Understanding Korean Characters

25 01 2010
People who are learning Korean (Hangul) for the first time might find it confusing to learn it as korean character pronounciation are not mapped exactly to english character pronounciation. Meaning Hangul does not have certain characters in their pronounciation. So accordingly:
  • G & K are pronounced the same in words like gimbap or kimbap (korean dish), kacchi kayo or gacchi gayo (meaning lets go together)
  • B & P are pronounced the same in words like nuraebang or nuraepang (koraoke room)
  • L & R are pronounced the same in words like laymeon or raymoen (Ramen noodles)
  • CH and J are pronounced the same (sometimes) in words like chuseyo or juseyo (I’d like to..)
  • And finally T & D are pronounced the same in words like dowa juseyo or towa juseyo(please help)
  • Certain characters are pronounced differently if they are followed by a vowel than a consotant.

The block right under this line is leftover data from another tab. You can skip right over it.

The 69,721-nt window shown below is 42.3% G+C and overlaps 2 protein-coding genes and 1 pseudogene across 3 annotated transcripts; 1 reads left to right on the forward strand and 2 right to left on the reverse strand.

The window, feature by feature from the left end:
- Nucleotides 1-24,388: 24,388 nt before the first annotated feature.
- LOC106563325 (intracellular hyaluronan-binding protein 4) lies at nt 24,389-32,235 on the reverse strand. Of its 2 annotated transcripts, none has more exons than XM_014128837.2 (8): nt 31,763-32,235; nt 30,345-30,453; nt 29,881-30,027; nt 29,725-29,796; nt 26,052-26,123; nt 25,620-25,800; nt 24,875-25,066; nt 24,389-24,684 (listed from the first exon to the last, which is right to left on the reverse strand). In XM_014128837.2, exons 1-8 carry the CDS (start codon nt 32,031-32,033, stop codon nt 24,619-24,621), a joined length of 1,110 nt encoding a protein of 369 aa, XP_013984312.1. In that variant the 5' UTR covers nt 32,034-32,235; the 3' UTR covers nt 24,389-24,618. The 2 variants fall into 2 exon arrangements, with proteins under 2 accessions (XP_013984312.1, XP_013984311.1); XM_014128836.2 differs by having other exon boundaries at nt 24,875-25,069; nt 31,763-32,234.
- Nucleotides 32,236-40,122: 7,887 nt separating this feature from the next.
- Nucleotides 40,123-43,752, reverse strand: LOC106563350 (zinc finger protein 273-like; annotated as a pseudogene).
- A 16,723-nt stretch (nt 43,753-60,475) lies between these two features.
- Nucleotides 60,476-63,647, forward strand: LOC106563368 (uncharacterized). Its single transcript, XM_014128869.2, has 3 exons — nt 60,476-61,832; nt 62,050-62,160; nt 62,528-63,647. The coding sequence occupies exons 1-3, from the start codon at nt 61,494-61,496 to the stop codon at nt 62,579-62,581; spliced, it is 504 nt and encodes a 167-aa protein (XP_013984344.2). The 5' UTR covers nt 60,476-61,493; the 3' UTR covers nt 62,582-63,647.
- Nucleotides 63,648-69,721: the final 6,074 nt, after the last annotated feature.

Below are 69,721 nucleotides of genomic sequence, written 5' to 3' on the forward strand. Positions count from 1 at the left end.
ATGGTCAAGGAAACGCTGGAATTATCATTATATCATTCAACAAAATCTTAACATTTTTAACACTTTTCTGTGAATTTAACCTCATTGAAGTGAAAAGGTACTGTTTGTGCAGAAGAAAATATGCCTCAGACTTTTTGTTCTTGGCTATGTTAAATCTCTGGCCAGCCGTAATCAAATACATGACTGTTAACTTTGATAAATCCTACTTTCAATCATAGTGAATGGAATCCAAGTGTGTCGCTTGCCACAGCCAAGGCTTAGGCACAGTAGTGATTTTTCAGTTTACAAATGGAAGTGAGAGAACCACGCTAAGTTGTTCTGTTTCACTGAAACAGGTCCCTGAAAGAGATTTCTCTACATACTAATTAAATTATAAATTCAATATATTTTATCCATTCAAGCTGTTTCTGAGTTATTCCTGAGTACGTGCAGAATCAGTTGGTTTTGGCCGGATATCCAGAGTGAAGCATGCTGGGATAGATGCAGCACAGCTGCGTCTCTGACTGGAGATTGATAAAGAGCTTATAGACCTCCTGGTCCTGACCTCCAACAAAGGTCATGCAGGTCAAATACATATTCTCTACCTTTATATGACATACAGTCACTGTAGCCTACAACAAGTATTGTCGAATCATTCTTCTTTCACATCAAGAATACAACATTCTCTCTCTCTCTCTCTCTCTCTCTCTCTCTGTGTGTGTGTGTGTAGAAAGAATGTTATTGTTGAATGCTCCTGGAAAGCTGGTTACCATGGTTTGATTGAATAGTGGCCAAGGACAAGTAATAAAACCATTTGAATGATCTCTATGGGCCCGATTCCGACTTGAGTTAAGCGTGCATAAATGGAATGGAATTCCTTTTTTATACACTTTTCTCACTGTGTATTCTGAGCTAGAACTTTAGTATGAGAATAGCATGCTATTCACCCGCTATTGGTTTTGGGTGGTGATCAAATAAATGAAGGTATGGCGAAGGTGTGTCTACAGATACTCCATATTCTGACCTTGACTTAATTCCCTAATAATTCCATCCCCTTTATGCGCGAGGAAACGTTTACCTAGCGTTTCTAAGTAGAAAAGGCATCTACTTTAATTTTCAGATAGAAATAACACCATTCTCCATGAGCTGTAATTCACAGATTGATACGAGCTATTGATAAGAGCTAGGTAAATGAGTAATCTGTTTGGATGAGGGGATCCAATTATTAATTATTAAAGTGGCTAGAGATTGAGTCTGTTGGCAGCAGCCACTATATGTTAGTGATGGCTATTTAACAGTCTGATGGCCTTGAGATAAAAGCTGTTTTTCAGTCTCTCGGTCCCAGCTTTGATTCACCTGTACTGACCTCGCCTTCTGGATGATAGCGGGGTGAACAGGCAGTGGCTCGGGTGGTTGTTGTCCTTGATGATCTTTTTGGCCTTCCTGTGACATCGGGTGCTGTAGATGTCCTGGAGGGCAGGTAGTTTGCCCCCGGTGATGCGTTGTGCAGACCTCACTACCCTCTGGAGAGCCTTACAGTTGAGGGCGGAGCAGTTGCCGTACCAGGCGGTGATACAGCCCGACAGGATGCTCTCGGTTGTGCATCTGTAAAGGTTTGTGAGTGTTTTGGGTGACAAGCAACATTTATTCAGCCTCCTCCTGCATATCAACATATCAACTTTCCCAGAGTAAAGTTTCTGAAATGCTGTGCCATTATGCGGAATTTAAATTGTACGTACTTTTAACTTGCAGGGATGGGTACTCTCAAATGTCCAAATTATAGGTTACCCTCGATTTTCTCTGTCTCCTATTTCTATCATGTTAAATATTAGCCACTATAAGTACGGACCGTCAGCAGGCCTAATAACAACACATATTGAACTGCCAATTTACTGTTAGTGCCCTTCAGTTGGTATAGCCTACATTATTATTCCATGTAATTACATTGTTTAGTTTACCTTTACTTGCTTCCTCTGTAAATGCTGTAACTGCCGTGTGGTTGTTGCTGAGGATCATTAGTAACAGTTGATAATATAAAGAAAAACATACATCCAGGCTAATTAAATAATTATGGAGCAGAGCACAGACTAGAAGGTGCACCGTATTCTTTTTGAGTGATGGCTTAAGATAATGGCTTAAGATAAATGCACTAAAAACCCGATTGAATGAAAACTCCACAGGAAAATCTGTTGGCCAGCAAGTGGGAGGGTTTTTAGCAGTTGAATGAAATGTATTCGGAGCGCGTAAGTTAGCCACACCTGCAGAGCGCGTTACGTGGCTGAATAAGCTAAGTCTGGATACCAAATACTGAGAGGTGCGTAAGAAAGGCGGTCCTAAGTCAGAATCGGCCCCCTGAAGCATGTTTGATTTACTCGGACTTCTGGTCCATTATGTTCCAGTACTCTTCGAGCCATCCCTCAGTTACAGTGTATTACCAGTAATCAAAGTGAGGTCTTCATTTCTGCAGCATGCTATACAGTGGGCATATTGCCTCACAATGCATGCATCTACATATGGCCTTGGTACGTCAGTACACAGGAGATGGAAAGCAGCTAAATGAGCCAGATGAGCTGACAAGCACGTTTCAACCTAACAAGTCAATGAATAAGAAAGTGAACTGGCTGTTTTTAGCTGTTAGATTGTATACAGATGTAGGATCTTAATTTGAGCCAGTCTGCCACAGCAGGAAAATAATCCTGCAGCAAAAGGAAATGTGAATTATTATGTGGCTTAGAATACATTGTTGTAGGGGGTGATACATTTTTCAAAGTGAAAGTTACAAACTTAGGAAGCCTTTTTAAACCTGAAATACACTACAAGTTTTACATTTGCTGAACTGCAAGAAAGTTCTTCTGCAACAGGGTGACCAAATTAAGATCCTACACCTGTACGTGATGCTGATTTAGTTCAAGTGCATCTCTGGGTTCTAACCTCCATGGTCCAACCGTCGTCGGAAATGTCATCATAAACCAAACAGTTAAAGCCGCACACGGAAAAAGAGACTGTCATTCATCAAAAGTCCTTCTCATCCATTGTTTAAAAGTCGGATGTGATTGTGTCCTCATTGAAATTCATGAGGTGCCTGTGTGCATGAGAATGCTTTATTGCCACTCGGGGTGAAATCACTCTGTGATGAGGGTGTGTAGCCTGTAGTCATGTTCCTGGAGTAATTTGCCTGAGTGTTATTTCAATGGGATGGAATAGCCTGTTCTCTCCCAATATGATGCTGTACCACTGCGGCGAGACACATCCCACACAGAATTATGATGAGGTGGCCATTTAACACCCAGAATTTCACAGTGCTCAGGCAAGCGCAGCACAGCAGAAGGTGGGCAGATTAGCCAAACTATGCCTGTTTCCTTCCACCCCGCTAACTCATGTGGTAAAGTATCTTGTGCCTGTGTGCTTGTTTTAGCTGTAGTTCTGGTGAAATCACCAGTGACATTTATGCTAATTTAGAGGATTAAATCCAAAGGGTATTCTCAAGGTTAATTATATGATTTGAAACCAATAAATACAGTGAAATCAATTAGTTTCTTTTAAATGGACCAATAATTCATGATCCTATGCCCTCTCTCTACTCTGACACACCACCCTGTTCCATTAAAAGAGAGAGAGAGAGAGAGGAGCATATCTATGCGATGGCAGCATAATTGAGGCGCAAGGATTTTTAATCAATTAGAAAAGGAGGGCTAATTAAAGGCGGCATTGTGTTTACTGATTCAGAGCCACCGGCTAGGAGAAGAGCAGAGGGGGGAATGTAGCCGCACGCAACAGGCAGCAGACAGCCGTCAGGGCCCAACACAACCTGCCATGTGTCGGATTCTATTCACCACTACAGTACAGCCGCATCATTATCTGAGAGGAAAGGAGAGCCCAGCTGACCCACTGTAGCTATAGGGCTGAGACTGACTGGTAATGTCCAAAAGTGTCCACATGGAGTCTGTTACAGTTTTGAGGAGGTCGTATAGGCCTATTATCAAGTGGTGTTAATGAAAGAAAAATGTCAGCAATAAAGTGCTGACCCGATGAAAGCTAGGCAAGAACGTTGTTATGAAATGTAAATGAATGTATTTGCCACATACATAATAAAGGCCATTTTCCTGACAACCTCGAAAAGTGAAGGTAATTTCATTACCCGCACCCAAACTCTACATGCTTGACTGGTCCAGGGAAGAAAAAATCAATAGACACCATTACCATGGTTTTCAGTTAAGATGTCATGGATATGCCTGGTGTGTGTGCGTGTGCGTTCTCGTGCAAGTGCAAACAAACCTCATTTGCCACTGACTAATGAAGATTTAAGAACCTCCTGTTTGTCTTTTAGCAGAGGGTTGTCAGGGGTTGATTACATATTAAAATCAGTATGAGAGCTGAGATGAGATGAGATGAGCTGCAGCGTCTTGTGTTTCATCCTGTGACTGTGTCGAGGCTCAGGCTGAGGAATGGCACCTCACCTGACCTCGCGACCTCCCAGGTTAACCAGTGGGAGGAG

• The Korean character O is a null consonant. So if it appears in the beginning of any word then it is ignored in the pronounciation, whereas if it comes at the end of any word then it is pronounced as -ng.
Plus the sentence structure is different from Englidh. In Korean they have a subject followed by an object followed by a verb (SOV). So native english speakers might find it a bit challenging to learn Korean. But for Indians it is close to learning a language like hindi (devanagiri) as korean words are made up of vowels (matras like aa, ee, oo) and consonants like (ma, na, ka, ba, ta). Similarly koreans might find it difficult to pronounce certain words in English, so a literal translation of an English to Korean word might look like a typo but could actually be a limitation.
Just like any other language, there are a few rules which one needs to keep in mind while learning Korean and then you would be fine using it in your daily communication.
For me, reading the book – Teach Yourself Korean (by Vincent, Mark & Yeon, Jaehoon) has helped me a great deal in simplifying my Korean Language learning.



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